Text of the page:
Published in the Episcopal New Yorker (Winter 2013) with illustration, page 5

Mother Mary as Mom:  Hints in the Gospels on How Mary Parented Jesus

by the Rev. Rhonda J. Rubinson

There are precious few interactions between Jesus and his biological family recorded in the Gospels, and the ones that we do have are generally marked by an odd tinge of hostility.  This is true even of Jesus’ few recorded exchanges with his mother Mary.  Apart from the tender effort that Jesus makes to assure that his mother is cared for after his death as he hangs on the cross (Jn. 19:26-27), the rest of Jesus’ interactions with Mary are strange at the least; a few can even be considered harsh.

I’ve always felt that the harshest was Jesus’ comeback to Mary at the wedding at Cana (Jn. 2:1-11).  In response to what seems like an innocent remark that Mary makes to Jesus (“They’ve run out of wine”), Jesus snaps back, “Woman, what concern is that to you and to me?  My hour has not yet come.”  Even taking into account the implication in Mary’s statement that their family is somehow responsible for the wedding’s wine supply, that’s a rather sharp answer, at a public gathering no less. What’s more, the sharp tone seems to come from nowhere – that is, unless there’s some deep mother-son history here.

There’s a strong hint to that history in Luke (2:41-52), where the twelve-year-old Jesus remains in Jerusalem after the Passover festival, and Mary and Joseph unknowingly leave without him. After searching through the crowd and not finding him, they head back to Jerusalem, where three days later they find him teaching in the temple.  Mary, as usual, does the talking, chiding him for aggravating his parents (“Child, why have you treated us like this?  Look, your father and I have been searching for you with great anxiety”). Jesus makes his case to his parents to be allowed to act as though he were of sufficient age to make his own decisions (“Why are you searching for me?  Did you not know that I must be about my father’s business?”), rather like any adolescent boy announcing to his parents that he no longer wanted to live by their rules.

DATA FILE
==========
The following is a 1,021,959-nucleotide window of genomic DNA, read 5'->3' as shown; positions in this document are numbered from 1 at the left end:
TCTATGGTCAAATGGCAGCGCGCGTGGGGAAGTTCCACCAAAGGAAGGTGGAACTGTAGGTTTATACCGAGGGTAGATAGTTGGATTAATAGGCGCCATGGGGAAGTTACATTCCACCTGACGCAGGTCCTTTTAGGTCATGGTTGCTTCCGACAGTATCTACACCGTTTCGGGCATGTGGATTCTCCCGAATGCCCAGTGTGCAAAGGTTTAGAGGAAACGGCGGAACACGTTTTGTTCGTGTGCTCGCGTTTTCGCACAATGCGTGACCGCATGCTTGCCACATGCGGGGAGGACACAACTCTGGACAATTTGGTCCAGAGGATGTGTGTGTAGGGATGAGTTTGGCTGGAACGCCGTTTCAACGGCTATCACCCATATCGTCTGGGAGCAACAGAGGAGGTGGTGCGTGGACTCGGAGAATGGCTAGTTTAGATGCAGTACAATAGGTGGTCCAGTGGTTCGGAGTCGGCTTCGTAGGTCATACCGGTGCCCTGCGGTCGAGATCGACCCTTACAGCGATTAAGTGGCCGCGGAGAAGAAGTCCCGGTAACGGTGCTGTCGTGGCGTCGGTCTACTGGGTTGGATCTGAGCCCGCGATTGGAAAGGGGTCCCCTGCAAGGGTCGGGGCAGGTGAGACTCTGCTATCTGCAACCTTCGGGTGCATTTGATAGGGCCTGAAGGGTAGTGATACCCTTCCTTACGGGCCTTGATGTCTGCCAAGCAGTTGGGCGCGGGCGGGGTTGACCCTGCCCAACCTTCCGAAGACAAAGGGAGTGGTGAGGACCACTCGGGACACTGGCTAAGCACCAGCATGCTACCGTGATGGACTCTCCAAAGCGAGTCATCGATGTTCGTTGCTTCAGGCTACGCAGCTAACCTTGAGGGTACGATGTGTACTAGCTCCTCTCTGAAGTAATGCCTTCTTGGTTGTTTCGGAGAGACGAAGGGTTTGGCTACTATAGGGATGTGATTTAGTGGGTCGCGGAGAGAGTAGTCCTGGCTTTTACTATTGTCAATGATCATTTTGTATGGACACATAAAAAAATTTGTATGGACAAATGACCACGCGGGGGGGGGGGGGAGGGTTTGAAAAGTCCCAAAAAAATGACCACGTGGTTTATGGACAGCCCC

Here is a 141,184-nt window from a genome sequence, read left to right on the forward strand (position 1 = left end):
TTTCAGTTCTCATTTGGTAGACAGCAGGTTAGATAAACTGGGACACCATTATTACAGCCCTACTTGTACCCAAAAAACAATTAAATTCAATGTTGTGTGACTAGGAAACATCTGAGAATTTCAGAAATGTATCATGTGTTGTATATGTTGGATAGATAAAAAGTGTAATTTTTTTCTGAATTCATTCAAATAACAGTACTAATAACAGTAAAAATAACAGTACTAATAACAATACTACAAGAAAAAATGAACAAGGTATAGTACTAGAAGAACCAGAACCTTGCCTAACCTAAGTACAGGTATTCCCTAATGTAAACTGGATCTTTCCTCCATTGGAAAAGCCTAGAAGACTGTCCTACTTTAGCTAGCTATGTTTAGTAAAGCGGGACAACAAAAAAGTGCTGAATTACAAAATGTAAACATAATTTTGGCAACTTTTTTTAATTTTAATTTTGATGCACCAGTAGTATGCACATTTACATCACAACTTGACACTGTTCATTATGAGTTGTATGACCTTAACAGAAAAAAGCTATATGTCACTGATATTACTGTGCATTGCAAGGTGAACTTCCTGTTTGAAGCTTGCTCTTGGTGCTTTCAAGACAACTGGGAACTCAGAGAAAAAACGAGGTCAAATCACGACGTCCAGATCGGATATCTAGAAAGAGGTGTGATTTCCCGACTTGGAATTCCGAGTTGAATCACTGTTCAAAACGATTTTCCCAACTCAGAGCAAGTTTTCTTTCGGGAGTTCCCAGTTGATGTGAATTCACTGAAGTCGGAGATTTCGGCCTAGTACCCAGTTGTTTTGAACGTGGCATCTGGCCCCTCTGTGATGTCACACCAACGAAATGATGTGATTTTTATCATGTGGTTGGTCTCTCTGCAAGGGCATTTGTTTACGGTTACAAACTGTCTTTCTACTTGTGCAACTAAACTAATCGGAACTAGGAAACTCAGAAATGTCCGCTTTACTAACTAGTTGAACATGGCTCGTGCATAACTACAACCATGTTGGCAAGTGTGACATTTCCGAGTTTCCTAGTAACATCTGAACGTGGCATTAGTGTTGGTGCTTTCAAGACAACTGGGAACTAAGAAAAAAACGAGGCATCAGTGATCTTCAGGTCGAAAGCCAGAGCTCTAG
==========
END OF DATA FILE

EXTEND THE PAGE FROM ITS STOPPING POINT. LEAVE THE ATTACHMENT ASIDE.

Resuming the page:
Although clearly an amazingly precocious teacher, Jesus does not prevail against his mother:  Luke says that he goes home to Nazareth with his parents and is “obedient to them.” His parents – with Mary obviously in the lead – have asserted parental authority, and Jesus submits.  Then Luke falls silent on what follows this episode, but it is possible to imagine further dialogue between Jesus and Mary that goes unrecorded as the family heads home, Mary saying to Jesus, “My son, be patient.  Your hour has not yet come.”

We don’t hear another word about what Jesus says or does for another 18 years.  During that time, though, we can imagine Jesus trying to “be about his father’s business” again and again, and Mary’s stock answer becoming a repeated irritant to the eager young Jesus:  “My son, be patient.  Your hour has not yet come.”

When Jesus’ hour does come he is at the wedding at Cana, and it is Mary who finally gives permission for him to “get about his father’s business.”  As not only the Mother of God, but simply as her son’s mom, it was Mary who held Jesus back when he was too young to begin his ministry, and it is she who kicks him out of the nest when he is ready.  When Mary challenges Jesus to solve the wine problem at the wedding (that is, perform his first public miracle), Jesus shoots back the answer his mother always gave him – “Woman, what do you want with me?  My hour is not yet come.”

But now Jesus’ hour finally had come.  And Mary, the Mom of God, knew it, even if her son did not.

And Jesus finally got to get about his father’s business.